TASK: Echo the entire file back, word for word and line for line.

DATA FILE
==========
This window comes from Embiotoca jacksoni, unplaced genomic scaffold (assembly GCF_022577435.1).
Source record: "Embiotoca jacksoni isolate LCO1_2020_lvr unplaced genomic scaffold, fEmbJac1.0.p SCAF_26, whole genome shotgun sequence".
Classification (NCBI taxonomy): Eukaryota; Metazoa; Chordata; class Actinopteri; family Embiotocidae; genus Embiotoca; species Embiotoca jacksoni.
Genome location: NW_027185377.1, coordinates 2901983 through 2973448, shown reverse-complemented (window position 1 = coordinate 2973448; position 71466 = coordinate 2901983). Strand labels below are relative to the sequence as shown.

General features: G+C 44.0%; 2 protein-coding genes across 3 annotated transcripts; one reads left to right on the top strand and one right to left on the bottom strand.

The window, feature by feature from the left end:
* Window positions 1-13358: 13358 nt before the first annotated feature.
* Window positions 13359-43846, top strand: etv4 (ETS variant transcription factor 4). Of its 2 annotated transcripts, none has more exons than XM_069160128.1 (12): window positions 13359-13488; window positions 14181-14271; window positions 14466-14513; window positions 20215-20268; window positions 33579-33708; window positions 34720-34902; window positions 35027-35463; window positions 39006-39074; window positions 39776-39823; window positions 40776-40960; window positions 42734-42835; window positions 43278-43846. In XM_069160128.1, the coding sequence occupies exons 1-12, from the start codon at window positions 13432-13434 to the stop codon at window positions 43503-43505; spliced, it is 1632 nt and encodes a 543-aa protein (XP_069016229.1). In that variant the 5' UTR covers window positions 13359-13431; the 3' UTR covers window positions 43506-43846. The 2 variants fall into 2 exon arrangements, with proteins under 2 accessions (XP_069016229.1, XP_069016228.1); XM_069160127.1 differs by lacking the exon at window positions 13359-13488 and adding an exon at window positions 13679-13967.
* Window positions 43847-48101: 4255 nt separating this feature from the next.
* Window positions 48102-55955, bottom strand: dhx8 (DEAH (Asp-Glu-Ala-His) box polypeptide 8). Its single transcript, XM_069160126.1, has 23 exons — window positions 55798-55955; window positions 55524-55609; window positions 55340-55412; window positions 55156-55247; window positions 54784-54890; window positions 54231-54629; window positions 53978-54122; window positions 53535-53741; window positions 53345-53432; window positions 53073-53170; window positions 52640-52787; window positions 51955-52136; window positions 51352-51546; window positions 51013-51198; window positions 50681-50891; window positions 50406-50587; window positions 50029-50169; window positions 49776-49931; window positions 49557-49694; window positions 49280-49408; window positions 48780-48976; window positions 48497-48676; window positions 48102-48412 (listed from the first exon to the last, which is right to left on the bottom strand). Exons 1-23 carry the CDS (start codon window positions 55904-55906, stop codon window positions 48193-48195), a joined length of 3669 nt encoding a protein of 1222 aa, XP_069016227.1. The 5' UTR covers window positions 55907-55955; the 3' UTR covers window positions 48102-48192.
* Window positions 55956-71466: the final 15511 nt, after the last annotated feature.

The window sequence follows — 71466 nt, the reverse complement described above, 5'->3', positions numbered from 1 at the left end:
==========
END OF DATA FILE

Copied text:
This window comes from Embiotoca jacksoni, unplaced genomic scaffold (assembly GCF_022577435.1).
Source record: "Embiotoca jacksoni isolate LCO1_2020_lvr unplaced genomic scaffold, fEmbJac1.0.p SCAF_26, whole genome shotgun sequence".
Classification (NCBI taxonomy): Eukaryota; Metazoa; Chordata; class Actinopteri; family Embiotocidae; genus Embiotoca; species Embiotoca jacksoni.
Genome location: NW_027185377.1, coordinates 2901983 through 2973448, shown reverse-complemented (window position 1 = coordinate 2973448; position 71466 = coordinate 2901983). Strand labels below are relative to the sequence as shown.

General features: G+C 44.0%; 2 protein-coding genes across 3 annotated transcripts; one reads left to right on the top strand and one right to left on the bottom strand.

The window, feature by feature from the left end:
* Window positions 1-13358: 13358 nt before the first annotated feature.
* Window positions 13359-43846, top strand: etv4 (ETS variant transcription factor 4). Of its 2 annotated transcripts, none has more exons than XM_069160128.1 (12): window positions 13359-13488; window positions 14181-14271; window positions 14466-14513; window positions 20215-20268; window positions 33579-33708; window positions 34720-34902; window positions 35027-35463; window positions 39006-39074; window positions 39776-39823; window positions 40776-40960; window positions 42734-42835; window positions 43278-43846. In XM_069160128.1, the coding sequence occupies exons 1-12, from the start codon at window positions 13432-13434 to the stop codon at window positions 43503-43505; spliced, it is 1632 nt and encodes a 543-aa protein (XP_069016229.1). In that variant the 5' UTR covers window positions 13359-13431; the 3' UTR covers window positions 43506-43846. The 2 variants fall into 2 exon arrangements, with proteins under 2 accessions (XP_069016229.1, XP_069016228.1); XM_069160127.1 differs by lacking the exon at window positions 13359-13488 and adding an exon at window positions 13679-13967.
* Window positions 43847-48101: 4255 nt separating this feature from the next.
* Window positions 48102-55955, bottom strand: dhx8 (DEAH (Asp-Glu-Ala-His) box polypeptide 8). Its single transcript, XM_069160126.1, has 23 exons — window positions 55798-55955; window positions 55524-55609; window positions 55340-55412; window positions 55156-55247; window positions 54784-54890; window positions 54231-54629; window positions 53978-54122; window positions 53535-53741; window positions 53345-53432; window positions 53073-53170; window positions 52640-52787; window positions 51955-52136; window positions 51352-51546; window positions 51013-51198; window positions 50681-50891; window positions 50406-50587; window positions 50029-50169; window positions 49776-49931; window positions 49557-49694; window positions 49280-49408; window positions 48780-48976; window positions 48497-48676; window positions 48102-48412 (listed from the first exon to the last, which is right to left on the bottom strand). Exons 1-23 carry the CDS (start codon window positions 55904-55906, stop codon window positions 48193-48195), a joined length of 3669 nt encoding a protein of 1222 aa, XP_069016227.1. The 5' UTR covers window positions 55907-55955; the 3' UTR covers window positions 48102-48192.
* Window positions 55956-71466: the final 15511 nt, after the last annotated feature.

The window sequence follows — 71466 nt, the reverse complement described above, 5'->3', positions numbered from 1 at the left end: